Story highlights

Teenager expressed interest in ISIS and disappeared in Turkey near Syria border

South Korean police found information and images of ISIS on teen's computer

(CNN) —  

A 17-year-old South Korean promised his mother that he would study hard for his exams in exchange for a trip to Turkey.

That teenager, called “Kim,” disappeared in a southern Turkish border city earlier this month, leading authorities to suspect that he may have slipped away to Syria to join ISIS.

While police have not concluded that he joined the terror group, authorities found he had a keen interest in the Islamic militants. Using a Twitter profile picture of an ISIS flag, he frequently tweeted, “I want join” and asked to meet “brothers.” He followed pro-ISIS accounts and often retweeted the group’s propaganda.

On his social media posts, he claimed he was from Chechnya, and lamented that “male are being discriminated against.”

“I hate feminist,” he said, according to a post on his Twitter account on October 5. “So I like the isis.” He retweeted Arabic posts and tweeted in English, but never in Korean.

His last tweet was sent on October 10 – which was the same month he began asking his mother if he could go to Turkey, according to Seoul Metro Police Agency.

Kim’s mother told police that she had not been aware of his interest in ISIS. CNN was unable to reach Kim’s parents.

ISIS’ reach

South Korea may not be a probable place for aspiring ISIS members – with less than 0.3% of the population identifying as Muslim. But ISIS has expanded its reach globally.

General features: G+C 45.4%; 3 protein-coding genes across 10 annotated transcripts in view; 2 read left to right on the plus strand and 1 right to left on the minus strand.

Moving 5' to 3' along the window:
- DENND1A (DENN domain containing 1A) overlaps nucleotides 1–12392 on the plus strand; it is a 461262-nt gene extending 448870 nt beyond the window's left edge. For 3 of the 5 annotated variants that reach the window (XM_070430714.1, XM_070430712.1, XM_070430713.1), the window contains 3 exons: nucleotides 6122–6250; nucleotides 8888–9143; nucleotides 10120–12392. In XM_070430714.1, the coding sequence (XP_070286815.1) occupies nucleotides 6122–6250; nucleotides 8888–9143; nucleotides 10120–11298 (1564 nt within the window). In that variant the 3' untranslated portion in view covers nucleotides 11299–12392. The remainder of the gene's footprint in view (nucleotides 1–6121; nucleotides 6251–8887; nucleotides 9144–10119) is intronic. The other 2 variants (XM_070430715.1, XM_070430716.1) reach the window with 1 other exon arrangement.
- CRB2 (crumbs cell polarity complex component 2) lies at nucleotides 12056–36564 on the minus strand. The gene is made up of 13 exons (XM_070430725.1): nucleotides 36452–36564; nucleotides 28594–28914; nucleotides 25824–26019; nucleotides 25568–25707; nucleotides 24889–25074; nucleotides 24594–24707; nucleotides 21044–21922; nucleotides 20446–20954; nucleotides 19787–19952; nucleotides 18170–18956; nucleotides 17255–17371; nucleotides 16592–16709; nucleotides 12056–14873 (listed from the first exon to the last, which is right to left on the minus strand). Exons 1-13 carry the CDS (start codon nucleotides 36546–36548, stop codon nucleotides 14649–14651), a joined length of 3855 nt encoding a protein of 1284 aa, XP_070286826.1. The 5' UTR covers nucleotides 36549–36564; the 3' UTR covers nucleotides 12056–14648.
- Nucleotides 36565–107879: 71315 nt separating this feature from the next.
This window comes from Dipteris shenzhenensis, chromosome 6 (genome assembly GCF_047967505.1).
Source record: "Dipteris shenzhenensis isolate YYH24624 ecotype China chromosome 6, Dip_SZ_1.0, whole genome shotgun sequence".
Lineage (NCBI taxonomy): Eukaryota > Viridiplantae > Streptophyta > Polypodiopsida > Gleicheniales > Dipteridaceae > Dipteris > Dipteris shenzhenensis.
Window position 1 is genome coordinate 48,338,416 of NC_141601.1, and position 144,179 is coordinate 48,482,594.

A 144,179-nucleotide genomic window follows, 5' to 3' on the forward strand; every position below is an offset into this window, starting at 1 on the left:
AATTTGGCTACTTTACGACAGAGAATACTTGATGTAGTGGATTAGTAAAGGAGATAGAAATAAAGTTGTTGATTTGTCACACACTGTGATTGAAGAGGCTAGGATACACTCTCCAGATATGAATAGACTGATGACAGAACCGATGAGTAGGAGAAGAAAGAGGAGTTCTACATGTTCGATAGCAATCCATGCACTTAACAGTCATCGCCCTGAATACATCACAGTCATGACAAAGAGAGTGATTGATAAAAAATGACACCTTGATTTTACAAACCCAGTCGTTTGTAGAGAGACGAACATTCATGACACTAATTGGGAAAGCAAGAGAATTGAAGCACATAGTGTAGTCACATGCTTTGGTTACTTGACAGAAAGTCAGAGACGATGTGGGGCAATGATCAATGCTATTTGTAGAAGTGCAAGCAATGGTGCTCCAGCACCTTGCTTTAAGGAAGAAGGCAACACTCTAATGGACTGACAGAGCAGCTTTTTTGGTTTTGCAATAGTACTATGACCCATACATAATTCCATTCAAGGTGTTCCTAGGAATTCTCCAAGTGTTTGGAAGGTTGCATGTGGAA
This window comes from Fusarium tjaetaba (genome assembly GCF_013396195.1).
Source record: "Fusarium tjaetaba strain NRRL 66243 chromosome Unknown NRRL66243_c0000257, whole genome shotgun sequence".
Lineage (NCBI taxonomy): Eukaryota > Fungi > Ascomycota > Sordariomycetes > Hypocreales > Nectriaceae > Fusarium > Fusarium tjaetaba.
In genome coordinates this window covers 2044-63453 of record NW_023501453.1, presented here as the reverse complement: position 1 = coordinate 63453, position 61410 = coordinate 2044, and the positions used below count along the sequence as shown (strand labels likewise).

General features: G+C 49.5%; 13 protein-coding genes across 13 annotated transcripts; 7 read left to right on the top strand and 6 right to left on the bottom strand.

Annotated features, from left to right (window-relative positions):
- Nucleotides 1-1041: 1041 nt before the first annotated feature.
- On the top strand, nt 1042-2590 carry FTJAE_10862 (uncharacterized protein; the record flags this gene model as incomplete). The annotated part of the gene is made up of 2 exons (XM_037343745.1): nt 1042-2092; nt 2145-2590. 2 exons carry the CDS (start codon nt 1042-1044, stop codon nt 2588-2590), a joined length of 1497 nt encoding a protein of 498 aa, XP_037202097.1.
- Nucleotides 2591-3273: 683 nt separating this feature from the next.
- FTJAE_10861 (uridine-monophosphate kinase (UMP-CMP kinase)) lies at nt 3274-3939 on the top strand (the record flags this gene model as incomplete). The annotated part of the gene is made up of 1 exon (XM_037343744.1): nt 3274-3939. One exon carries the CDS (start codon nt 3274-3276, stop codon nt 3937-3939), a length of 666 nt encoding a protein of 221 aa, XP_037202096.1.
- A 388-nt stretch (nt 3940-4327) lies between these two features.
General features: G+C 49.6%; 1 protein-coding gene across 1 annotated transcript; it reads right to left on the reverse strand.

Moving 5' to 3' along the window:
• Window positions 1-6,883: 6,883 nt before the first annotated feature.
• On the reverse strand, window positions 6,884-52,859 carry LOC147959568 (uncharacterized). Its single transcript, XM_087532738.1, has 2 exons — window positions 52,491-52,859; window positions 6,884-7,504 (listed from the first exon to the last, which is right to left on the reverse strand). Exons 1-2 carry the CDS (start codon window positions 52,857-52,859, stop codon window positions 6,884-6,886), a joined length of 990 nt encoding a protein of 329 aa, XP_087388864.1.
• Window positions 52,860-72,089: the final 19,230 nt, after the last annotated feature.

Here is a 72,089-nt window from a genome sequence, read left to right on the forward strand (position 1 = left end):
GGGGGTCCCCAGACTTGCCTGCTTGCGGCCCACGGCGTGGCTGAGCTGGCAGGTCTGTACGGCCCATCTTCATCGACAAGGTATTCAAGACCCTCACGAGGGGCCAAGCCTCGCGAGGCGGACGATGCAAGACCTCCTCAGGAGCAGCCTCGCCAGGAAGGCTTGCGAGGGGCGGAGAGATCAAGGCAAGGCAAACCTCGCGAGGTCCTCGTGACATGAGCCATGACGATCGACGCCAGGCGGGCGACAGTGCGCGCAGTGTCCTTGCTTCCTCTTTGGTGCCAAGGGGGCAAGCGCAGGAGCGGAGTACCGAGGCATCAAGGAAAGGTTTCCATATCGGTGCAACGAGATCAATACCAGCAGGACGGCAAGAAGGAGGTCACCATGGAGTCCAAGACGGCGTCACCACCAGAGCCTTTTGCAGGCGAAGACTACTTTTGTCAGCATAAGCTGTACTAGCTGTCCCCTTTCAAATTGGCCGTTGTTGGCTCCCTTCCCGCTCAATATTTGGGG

The Islamic militant group has attracted disaffected youth from around the world – including the United States, France, Europe and Australia. There have also been reports about recruits joining ISIS from Asia, triggering concerns in the region.

Why is ISIS so successful at luring Westerners?

Earlier last year, there was a report of a Chinese fighter caught in Iraq in September. It’s unclear how many Chinese nationals may be fighting with ISIS, but one former Chinese special envoy to the Middle East said there could be about 100. It remains unclear if some of them are Uighur, a Muslim minority group in Xinjiang.

Approximately 350 Southeast Asians were estimated to be in Iraq and Syria, said a Singapore official during a Security Council meeting in November.

Currently, two Japanese hostages are held by ISIS with a demand for $200 million ransom.

No word from ISIS on hostages

The mystery of Kim

South Korean police found about 517 searches for words affiliated with ISIS, as well as over 50 images of ISIS members toting guns and holding women in Kim’s computer, they said.

In another social media account, Kim posted: “I want leaving my country and families just want to get a new life.”

Reza Aslan, a religious scholar and adjunct senior fellow at the Council on Foreign Relations described a profile of young people who seek to join ISIS as feeling “dispossessed or marginalized. They feel somewhat they’re having a crisis of identity.”

“The assumption is that the religiously zealous are the ones joining ISIS, but that’s not proven out by the data we have so far.”

Kim began liaising with an individual whom he met on Twitter over an encrypted messaging service, police said.

On January 8, he arrived in Turkey with a Korean guardian. Two days later, he disappeared from a hotel in Kilis, a city near the Syrian border. His guardian reported him missing to the South Korean embassy in Turkey on January 12.